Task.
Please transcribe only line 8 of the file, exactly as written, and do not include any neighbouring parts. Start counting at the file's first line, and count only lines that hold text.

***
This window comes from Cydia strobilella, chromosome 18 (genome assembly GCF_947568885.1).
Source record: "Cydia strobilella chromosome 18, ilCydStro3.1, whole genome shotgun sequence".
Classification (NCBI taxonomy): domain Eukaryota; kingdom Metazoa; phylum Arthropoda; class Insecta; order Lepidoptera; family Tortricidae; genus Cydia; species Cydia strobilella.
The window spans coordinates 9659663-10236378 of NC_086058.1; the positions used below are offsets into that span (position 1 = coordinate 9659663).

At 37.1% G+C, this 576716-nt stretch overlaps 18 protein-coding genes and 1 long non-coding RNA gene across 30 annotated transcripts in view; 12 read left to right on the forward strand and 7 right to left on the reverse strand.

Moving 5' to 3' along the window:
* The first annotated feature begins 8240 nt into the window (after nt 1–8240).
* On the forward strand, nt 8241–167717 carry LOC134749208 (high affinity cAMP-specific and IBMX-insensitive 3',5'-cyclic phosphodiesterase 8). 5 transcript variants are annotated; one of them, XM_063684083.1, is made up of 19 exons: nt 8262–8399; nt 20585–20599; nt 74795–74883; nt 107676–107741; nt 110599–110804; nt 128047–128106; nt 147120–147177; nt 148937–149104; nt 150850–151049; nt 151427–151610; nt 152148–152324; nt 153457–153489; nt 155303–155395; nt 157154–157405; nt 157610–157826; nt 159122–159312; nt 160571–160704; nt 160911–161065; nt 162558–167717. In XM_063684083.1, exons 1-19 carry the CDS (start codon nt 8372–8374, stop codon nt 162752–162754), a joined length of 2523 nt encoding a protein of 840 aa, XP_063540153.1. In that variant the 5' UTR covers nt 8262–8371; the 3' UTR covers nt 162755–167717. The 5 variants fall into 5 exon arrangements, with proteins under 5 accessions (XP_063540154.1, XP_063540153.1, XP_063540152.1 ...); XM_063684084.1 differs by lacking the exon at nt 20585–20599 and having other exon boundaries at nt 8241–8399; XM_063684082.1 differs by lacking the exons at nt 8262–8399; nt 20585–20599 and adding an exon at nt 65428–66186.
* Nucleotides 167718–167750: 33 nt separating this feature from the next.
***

* On the forward strand, nt 8241–167717 carry LOC134749208 (high affinity cAMP-specific and IBMX-insensitive 3',5'-cyclic phosphodiesterase 8). 5 transcript variants are annotated; one of them, XM_063684083.1, is made up of 19 exons: nt 8262–8399; nt 20585–20599; nt 74795–74883; nt 107676–107741; nt 110599–110804; nt 128047–128106; nt 147120–147177; nt 148937–149104; nt 150850–151049; nt 151427–151610; nt 152148–152324; nt 153457–153489; nt 155303–155395; nt 157154–157405; nt 157610–157826; nt 159122–159312; nt 160571–160704; nt 160911–161065; nt 162558–167717. In XM_063684083.1, exons 1-19 carry the CDS (start codon nt 8372–8374, stop codon nt 162752–162754), a joined length of 2523 nt encoding a protein of 840 aa, XP_063540153.1. In that variant the 5' UTR covers nt 8262–8371; the 3' UTR covers nt 162755–167717. The 5 variants fall into 5 exon arrangements, with proteins under 5 accessions (XP_063540154.1, XP_063540153.1, XP_063540152.1 ...); XM_063684084.1 differs by lacking the exon at nt 20585–20599 and having other exon boundaries at nt 8241–8399; XM_063684082.1 differs by lacking the exons at nt 8262–8399; nt 20585–20599 and adding an exon at nt 65428–66186.